A V-visa is a temporary visa obtainable by spouses and minor, unmarried children under the age of 21of holders of U.S. Green Cards. The V-Visa allows these families to unite during the immigration process. The visa was made possible by the Legal Immigration Family Equity Act of 2000. This law was passed in order to relieve those who applied for immigrant visas on or before December 21, 2000. From a practical standpoint, the V visa is currently unavailable to spouses and minor children for who petitions were filed after this date.
A Green Card holder who marries a foreigner/alien or another permanent resident should file a petition with the USCIS. Once that petition is approved, the spouse must wait for an F2A immigrant visa to become available. Unfortunately, the F2A immigrant visa is subject to long backlogging since approximately 90,000 visas are available each year and more people want them than that which are available.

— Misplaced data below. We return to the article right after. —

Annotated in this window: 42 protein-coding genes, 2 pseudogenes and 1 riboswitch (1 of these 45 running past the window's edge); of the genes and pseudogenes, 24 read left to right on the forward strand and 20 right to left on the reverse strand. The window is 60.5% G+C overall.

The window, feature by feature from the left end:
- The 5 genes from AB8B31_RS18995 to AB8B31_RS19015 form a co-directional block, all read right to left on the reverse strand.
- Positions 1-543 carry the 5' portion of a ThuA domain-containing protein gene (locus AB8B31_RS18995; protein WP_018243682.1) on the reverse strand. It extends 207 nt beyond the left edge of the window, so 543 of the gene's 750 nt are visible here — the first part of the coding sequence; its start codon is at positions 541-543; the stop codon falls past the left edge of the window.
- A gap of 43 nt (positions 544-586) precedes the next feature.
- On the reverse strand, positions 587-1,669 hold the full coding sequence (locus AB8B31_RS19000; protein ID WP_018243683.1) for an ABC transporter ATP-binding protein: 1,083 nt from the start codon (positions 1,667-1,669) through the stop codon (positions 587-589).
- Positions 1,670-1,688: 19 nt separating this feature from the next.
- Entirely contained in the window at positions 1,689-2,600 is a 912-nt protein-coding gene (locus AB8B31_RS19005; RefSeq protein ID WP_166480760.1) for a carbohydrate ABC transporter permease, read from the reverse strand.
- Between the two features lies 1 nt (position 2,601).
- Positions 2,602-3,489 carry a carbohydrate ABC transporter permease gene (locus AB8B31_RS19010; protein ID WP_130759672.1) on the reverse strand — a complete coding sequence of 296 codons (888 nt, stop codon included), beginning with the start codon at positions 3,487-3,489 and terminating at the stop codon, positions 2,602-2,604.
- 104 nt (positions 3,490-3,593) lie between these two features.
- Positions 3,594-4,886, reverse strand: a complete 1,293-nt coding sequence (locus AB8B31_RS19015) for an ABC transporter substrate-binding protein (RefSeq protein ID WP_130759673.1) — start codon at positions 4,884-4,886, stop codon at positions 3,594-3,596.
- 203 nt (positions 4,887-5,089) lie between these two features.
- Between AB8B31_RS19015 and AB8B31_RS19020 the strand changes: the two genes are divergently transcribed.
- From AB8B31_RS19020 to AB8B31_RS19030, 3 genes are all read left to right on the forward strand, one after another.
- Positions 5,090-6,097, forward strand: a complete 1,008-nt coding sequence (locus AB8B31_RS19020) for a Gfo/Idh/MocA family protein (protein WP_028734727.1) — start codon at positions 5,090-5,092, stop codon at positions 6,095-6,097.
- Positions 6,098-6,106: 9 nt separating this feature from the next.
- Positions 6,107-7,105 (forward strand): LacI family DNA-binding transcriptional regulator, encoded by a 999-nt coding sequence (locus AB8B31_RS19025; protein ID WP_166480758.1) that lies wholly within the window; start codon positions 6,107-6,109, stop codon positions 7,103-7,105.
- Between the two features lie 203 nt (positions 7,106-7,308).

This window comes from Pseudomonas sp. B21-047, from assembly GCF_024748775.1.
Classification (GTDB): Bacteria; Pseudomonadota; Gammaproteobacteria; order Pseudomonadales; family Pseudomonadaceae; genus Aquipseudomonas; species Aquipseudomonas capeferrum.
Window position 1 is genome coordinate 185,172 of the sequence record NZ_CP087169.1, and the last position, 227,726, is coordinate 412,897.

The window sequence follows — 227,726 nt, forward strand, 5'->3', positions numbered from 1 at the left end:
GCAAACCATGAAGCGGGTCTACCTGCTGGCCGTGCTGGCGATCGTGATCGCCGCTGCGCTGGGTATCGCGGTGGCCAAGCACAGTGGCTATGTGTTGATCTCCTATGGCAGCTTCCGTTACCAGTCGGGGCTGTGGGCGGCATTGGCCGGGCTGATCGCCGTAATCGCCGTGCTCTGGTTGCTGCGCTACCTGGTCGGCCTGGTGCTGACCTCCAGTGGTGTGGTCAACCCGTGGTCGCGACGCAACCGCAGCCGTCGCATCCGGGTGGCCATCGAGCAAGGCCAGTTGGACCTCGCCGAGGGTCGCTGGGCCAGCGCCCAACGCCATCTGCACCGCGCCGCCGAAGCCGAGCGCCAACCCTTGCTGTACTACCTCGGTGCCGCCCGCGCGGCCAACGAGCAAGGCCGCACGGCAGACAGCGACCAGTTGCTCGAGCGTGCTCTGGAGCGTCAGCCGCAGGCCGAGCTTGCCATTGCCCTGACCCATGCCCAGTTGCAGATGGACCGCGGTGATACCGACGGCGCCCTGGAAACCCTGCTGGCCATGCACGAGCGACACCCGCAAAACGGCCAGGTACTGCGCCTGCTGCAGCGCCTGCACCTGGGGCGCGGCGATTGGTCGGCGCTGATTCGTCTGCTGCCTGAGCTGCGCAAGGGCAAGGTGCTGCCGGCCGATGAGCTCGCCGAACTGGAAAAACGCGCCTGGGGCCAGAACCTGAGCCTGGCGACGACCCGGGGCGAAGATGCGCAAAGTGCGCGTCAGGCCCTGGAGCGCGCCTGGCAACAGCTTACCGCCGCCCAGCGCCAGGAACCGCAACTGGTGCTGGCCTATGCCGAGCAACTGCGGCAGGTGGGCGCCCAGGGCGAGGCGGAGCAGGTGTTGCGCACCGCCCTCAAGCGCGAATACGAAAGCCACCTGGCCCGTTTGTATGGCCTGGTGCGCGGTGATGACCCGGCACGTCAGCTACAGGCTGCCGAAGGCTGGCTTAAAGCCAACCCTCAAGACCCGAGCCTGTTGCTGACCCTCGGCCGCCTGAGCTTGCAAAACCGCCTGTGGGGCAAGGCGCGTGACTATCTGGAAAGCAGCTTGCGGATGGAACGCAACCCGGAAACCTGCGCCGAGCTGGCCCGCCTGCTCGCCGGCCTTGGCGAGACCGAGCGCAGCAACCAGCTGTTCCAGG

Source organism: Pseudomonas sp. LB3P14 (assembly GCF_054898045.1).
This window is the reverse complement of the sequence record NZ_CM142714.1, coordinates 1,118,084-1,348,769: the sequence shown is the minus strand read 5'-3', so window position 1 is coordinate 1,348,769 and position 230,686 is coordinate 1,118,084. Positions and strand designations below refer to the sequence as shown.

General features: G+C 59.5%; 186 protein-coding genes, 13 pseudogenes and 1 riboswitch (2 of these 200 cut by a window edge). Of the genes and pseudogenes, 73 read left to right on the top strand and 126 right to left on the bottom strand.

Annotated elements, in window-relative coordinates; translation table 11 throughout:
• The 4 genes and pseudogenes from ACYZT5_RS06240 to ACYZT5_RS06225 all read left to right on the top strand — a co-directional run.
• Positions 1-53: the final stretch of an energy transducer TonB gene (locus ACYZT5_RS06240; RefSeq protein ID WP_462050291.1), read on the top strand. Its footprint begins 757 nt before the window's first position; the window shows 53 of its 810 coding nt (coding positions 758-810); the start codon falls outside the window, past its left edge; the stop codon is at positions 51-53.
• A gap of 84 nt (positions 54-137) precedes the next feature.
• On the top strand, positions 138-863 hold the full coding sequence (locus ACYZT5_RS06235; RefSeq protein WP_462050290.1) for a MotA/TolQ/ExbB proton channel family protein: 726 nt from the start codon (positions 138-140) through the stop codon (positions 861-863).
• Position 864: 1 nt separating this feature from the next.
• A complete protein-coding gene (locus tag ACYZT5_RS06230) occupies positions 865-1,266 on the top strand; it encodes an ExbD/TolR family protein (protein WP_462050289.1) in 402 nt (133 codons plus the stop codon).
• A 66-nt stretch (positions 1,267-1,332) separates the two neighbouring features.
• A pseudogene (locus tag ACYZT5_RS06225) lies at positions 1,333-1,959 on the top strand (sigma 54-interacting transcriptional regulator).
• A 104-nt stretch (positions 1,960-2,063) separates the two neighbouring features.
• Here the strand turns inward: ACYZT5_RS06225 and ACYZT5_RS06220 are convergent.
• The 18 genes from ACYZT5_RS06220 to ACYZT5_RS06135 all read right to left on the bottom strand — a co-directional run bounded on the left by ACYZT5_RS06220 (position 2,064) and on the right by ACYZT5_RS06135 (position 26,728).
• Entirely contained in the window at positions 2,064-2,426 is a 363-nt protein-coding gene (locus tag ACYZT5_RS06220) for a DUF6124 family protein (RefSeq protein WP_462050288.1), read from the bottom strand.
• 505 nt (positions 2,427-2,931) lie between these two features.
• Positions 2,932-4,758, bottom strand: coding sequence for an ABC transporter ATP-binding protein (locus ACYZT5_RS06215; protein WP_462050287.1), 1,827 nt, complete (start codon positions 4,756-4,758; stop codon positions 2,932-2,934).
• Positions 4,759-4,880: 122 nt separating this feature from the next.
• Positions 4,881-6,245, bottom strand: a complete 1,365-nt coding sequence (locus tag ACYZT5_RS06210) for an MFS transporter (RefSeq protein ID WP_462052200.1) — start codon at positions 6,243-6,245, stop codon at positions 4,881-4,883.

You can check the U.S.C.I.S. website to gauge the processing times. During the backlog however, the beneficiary may temporarily visit the U.S. on B-2 visa (maximum 90 or 180 days stay) or under the Visa Waiver Program (VWP, maximum 90 days stay). Keep in mind though that in a lot of cases, application for these will be denied since immigration will not be convinced that your stay will really be temporary since your spouse lives here.
You will therefore have a difficult time proving “nonimmigrant intent.” This can lead to a two-year wait for such families to be united.